R5714-187 Bible Study: “Ask What I Shall Give Thee”

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—JULY 18.—1 KINGS 3:4-15.—


“The fear of Jehovah is the beginning of wisdom.”—Proverbs 9:10.

WE HAVE nothing to indicate that Solomon ever became very haughty, proud, although he certainly would have been a marvelous man had his great wisdom, honor and wealth not affected in some degree the childlike simplicity which he expressed to the Lord in the dream recorded in today’s lesson, which gives us a wonderful insight into Solomon’s true character. Incidentally, it is valuable to every man, every woman, particularly at the beginning of life or in connection with the starting of any enterprise, and in proportion as the enterprise is a serious or a difficult one or one directly related to God and His Word.

Solomon initiated his reign by making a feast to some of his friends and the prominent people of his realm. The place chosen was Gibeon. The account tells us of his offering a thousand burnt offerings unto the Lord. This does not signify that a thousand animals were burned entire; but rather that certain portions of them, particularly the fat, were burned as an offering to the Lord, while the food portions became the basis of the

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feast. Less meat was eaten then than now, except on such feast occasions. We can see the wisdom of such a general acknowledgment of God and of His inauguration of a new king; and the feast for the people signifies figuratively the good will of the king and his desire to make his reign one of prosperity, blessing, rejoicing, and helpfulness to all. The Divine ordering of the matter was recognized by the Israelites, who perceived that all things were to be done with an eye to God’s approval.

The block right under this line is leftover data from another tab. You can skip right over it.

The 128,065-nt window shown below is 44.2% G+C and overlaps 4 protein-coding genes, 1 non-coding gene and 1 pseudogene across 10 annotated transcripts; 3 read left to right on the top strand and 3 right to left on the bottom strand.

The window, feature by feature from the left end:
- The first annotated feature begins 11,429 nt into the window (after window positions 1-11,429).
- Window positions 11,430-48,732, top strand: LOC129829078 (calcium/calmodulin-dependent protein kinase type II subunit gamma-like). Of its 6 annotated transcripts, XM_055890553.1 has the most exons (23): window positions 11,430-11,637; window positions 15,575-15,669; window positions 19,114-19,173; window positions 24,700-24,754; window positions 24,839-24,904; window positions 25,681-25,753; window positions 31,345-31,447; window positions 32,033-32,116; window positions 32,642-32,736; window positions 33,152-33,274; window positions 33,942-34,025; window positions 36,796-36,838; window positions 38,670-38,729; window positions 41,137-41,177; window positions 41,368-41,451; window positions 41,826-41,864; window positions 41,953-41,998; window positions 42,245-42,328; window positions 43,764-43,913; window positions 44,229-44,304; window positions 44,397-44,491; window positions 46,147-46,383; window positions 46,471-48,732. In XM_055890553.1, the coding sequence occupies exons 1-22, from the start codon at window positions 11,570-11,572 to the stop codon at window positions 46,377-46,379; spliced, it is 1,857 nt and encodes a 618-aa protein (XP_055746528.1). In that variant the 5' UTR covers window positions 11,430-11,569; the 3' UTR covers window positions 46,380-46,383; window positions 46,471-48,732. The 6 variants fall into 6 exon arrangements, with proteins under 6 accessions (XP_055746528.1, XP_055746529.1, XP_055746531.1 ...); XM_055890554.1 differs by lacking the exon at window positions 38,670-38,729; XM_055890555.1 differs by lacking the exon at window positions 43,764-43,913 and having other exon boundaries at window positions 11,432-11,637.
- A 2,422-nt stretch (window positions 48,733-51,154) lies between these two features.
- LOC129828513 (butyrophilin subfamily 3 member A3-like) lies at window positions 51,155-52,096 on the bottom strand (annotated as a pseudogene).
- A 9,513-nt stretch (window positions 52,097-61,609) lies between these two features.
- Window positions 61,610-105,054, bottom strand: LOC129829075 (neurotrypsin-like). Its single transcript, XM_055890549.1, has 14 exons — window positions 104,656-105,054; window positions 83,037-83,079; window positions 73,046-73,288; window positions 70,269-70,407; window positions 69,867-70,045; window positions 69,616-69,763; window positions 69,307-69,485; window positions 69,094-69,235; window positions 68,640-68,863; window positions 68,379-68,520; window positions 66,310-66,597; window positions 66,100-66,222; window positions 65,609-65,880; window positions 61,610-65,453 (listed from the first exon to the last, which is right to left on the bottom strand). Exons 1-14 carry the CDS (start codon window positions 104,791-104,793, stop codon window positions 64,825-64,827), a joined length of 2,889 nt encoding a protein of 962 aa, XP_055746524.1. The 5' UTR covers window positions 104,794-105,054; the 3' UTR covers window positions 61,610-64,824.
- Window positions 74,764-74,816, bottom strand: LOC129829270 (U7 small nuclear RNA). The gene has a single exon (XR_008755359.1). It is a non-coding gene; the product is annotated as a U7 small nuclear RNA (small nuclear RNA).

It was during this feast, which probably lasted several days, that Solomon had the wonderful dream here narrated. That it was supernatural there can be no doubt. Similarly God revealed Himself to others in ancient times, and especially to His people Israel, who had come into covenant relationship with Him at Mount Sinai under Moses. But God was not in similar relationship with other peoples, who were, as we read, strangers, foreigners, outcasts—not in covenant relationship with Him.

Although the Christian Church is peculiarly in relationship with God, and in a much closer relationship than were the Jews under their Law, nevertheless we must not suppose that all dreams which even consecrated Christians may have are to be regarded as inspired. Very evidently the majority of our dreams are merely wanderings of our mind because we are not soundly asleep. For God to make fewer communications with Spiritual Israel by dreams would not signify a lesser interest in their affairs, but rather that He has otherwise provided for them, for their guidance—in the Bible. Additionally, we learn that He wishes us to walk by faith and not by sight; and to direct us continually by dreams would be to interfere with this walking by faith.